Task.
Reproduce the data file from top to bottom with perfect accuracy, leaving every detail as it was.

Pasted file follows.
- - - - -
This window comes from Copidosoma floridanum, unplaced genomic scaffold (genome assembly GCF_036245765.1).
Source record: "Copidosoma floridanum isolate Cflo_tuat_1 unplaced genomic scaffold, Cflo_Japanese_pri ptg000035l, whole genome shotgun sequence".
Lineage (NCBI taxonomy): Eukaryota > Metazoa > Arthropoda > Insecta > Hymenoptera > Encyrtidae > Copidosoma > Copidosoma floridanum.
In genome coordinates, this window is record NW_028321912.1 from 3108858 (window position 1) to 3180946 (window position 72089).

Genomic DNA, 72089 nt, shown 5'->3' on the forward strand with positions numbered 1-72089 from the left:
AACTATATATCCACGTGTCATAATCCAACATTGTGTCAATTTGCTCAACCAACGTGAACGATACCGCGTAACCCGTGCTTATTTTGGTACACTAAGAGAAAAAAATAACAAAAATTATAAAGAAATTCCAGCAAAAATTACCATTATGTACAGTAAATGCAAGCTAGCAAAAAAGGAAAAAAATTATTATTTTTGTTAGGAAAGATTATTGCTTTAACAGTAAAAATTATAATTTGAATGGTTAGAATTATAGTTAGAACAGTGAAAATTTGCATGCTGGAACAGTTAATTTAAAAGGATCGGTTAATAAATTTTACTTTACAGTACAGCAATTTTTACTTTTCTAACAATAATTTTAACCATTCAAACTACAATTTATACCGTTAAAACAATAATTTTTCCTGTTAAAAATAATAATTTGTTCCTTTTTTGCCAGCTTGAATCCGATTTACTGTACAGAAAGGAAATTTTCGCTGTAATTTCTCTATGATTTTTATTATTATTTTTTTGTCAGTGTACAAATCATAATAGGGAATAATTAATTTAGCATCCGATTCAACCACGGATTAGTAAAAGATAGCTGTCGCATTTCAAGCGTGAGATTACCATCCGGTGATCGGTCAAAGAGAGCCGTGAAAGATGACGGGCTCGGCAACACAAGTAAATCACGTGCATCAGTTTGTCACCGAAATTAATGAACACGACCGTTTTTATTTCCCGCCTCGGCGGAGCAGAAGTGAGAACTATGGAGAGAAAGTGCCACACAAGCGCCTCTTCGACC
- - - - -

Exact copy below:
This window comes from Copidosoma floridanum, unplaced genomic scaffold (genome assembly GCF_036245765.1).
Source record: "Copidosoma floridanum isolate Cflo_tuat_1 unplaced genomic scaffold, Cflo_Japanese_pri ptg000035l, whole genome shotgun sequence".
Lineage (NCBI taxonomy): Eukaryota > Metazoa > Arthropoda > Insecta > Hymenoptera > Encyrtidae > Copidosoma > Copidosoma floridanum.
In genome coordinates, this window is record NW_028321912.1 from 3108858 (window position 1) to 3180946 (window position 72089).

Genomic DNA, 72089 nt, shown 5'->3' on the forward strand with positions numbered 1-72089 from the left:
AACTATATATCCACGTGTCATAATCCAACATTGTGTCAATTTGCTCAACCAACGTGAACGATACCGCGTAACCCGTGCTTATTTTGGTACACTAAGAGAAAAAAATAACAAAAATTATAAAGAAATTCCAGCAAAAATTACCATTATGTACAGTAAATGCAAGCTAGCAAAAAAGGAAAAAAATTATTATTTTTGTTAGGAAAGATTATTGCTTTAACAGTAAAAATTATAATTTGAATGGTTAGAATTATAGTTAGAACAGTGAAAATTTGCATGCTGGAACAGTTAATTTAAAAGGATCGGTTAATAAATTTTACTTTACAGTACAGCAATTTTTACTTTTCTAACAATAATTTTAACCATTCAAACTACAATTTATACCGTTAAAACAATAATTTTTCCTGTTAAAAATAATAATTTGTTCCTTTTTTGCCAGCTTGAATCCGATTTACTGTACAGAAAGGAAATTTTCGCTGTAATTTCTCTATGATTTTTATTATTATTTTTTTGTCAGTGTACAAATCATAATAGGGAATAATTAATTTAGCATCCGATTCAACCACGGATTAGTAAAAGATAGCTGTCGCATTTCAAGCGTGAGATTACCATCCGGTGATCGGTCAAAGAGAGCCGTGAAAGATGACGGGCTCGGCAACACAAGTAAATCACGTGCATCAGTTTGTCACCGAAATTAATGAACACGACCGTTTTTATTTCCCGCCTCGGCGGAGCAGAAGTGAGAACTATGGAGAGAAAGTGCCACACAAGCGCCTCTTCGACC